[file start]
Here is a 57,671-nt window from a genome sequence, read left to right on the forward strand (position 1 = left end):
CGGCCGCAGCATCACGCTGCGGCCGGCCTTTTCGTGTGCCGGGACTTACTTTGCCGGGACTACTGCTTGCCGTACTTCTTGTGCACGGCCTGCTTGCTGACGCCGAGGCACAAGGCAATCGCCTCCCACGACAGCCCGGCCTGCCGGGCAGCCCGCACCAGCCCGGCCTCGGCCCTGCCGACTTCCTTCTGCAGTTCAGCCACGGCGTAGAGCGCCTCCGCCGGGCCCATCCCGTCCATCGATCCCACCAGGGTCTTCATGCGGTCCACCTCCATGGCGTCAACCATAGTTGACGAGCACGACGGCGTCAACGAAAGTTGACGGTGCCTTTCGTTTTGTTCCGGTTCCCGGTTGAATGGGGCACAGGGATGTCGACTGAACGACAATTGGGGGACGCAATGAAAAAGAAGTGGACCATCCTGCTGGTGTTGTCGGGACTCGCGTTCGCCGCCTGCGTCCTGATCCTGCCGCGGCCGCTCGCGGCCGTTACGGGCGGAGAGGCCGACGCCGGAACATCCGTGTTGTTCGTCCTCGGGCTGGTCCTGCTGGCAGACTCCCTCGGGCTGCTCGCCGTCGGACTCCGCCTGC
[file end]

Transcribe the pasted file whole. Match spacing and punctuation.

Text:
Here is a 57,671-nt window from a genome sequence, read left to right on the forward strand (position 1 = left end):
CGGCCGCAGCATCACGCTGCGGCCGGCCTTTTCGTGTGCCGGGACTTACTTTGCCGGGACTACTGCTTGCCGTACTTCTTGTGCACGGCCTGCTTGCTGACGCCGAGGCACAAGGCAATCGCCTCCCACGACAGCCCGGCCTGCCGGGCAGCCCGCACCAGCCCGGCCTCGGCCCTGCCGACTTCCTTCTGCAGTTCAGCCACGGCGTAGAGCGCCTCCGCCGGGCCCATCCCGTCCATCGATCCCACCAGGGTCTTCATGCGGTCCACCTCCATGGCGTCAACCATAGTTGACGAGCACGACGGCGTCAACGAAAGTTGACGGTGCCTTTCGTTTTGTTCCGGTTCCCGGTTGAATGGGGCACAGGGATGTCGACTGAACGACAATTGGGGGACGCAATGAAAAAGAAGTGGACCATCCTGCTGGTGTTGTCGGGACTCGCGTTCGCCGCCTGCGTCCTGATCCTGCCGCGGCCGCTCGCGGCCGTTACGGGCGGAGAGGCCGACGCCGGAACATCCGTGTTGTTCGTCCTCGGGCTGGTCCTGCTGGCAGACTCCCTCGGGCTGCTCGCCGTCGGACTCCGCCTGC